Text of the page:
Volunteers offer relief for traumatised Ukrainian refugees
Olga is also from Ukraine but based in Budapest, and she explained the daily routine at this busy junction. She said: “I come here almost every day to help out with this hands-on affair. To begin with, myself and a team of other volunteers, we wait for the trains to come in. Then it’s fairly obvious who these refugees are, as often enough they are tired, withdrawn, bewildered and are in need of obvious help.
“It is then up to us to welcome them by rounding them up and taking them to the newly designated ‘Help centre’ here at Nyugati. There is one at Keleti train station too. Then, depending when space allows, they can relax a little and find some comfort and solace with us.”
First and foremost, the helpers offer refreshments, Olga said. The next phase is to offer assistance with local accommodation. There is the opportunity to renew Ukraine SMS cards with Hungarian ones. Various translators also come to assist and there is information and advice about travel onward. Second-hand clothes and toys are available, all free of charge.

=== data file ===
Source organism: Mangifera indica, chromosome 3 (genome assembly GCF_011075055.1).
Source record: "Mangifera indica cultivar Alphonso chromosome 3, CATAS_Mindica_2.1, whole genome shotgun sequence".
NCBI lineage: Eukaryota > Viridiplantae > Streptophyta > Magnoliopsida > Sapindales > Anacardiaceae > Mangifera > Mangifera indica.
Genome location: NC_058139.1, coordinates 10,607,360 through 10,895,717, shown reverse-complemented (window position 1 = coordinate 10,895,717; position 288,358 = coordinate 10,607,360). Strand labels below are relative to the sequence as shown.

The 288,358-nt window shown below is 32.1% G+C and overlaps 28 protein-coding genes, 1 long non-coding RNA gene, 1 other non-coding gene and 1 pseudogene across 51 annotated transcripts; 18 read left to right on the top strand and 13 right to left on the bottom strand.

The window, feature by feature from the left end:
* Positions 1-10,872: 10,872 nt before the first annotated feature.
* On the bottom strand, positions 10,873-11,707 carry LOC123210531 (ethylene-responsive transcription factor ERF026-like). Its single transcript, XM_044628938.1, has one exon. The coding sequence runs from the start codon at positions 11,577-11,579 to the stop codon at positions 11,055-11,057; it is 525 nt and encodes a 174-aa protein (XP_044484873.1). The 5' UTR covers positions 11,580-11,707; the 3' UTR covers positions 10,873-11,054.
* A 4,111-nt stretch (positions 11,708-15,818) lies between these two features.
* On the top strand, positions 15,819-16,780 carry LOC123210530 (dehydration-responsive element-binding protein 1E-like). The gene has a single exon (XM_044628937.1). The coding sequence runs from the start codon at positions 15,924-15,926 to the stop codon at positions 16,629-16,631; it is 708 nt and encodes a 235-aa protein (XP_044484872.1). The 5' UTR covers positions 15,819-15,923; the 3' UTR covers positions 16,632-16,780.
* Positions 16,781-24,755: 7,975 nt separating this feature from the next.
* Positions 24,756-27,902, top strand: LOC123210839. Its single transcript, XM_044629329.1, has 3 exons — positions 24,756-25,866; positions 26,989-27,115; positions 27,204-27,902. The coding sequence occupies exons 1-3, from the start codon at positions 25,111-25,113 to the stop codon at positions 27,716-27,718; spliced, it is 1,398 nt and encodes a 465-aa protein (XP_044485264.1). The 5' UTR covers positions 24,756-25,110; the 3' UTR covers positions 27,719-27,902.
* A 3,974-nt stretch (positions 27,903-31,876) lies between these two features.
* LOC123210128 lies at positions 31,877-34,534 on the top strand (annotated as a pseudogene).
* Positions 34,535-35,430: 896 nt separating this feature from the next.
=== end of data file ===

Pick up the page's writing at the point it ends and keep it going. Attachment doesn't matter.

“Our committed team works to provide the best assistance possible,” Olga said. “We talk to them, we hear their stories, which are heart-rending. Some have been travelling for days and narrowly escaped being hit by Russian missiles. Then we have to figure out where they go next. Some are very dis-oriented and don’t know where to go at all. Some have also confused Budapest with Bucharest and had hoped to be in Romania rather than here.”
A medical team is on standby but can provide only the basics. “Then when somehow accomplished to our best of our abilities, we send them on their way to their next destination, perhaps to local accommodation or to direct them to the next train. Although many are grateful, most would prefer to be at home as this criminal war should have never happened.
“Work also has to be found. It’s good to know some have already found jobs, even if it is simple manual work, but it’s a start at least and many look forward to eventually returning home.”
The invasion of neighbouring Ukraine by Russia on February 24, 2022 came as the world was finally getting over the game-changing COVID catastrophe. The majority of refugees fleeing Ukraine to an uncertain future in the European Union and Moldova have crossed into Poland. Many more traumatised people are still on the move and facing a perilous journey as the Russian bombardment of civilian areas continues.
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The Russians may be without Big Macs and other Western goods but enemy warplanes still fly over Ukraine, with no end in sight yet. Meanwhile teamwork continues at Nyugati and Keleti railway stations and elsewhere. To volunteer, I suggest making your way there and asking around. Anything ranging from hosting, serving, fetching, carrying, communicating, catering, fundraisers and so on – your support is most welcome no matter how small.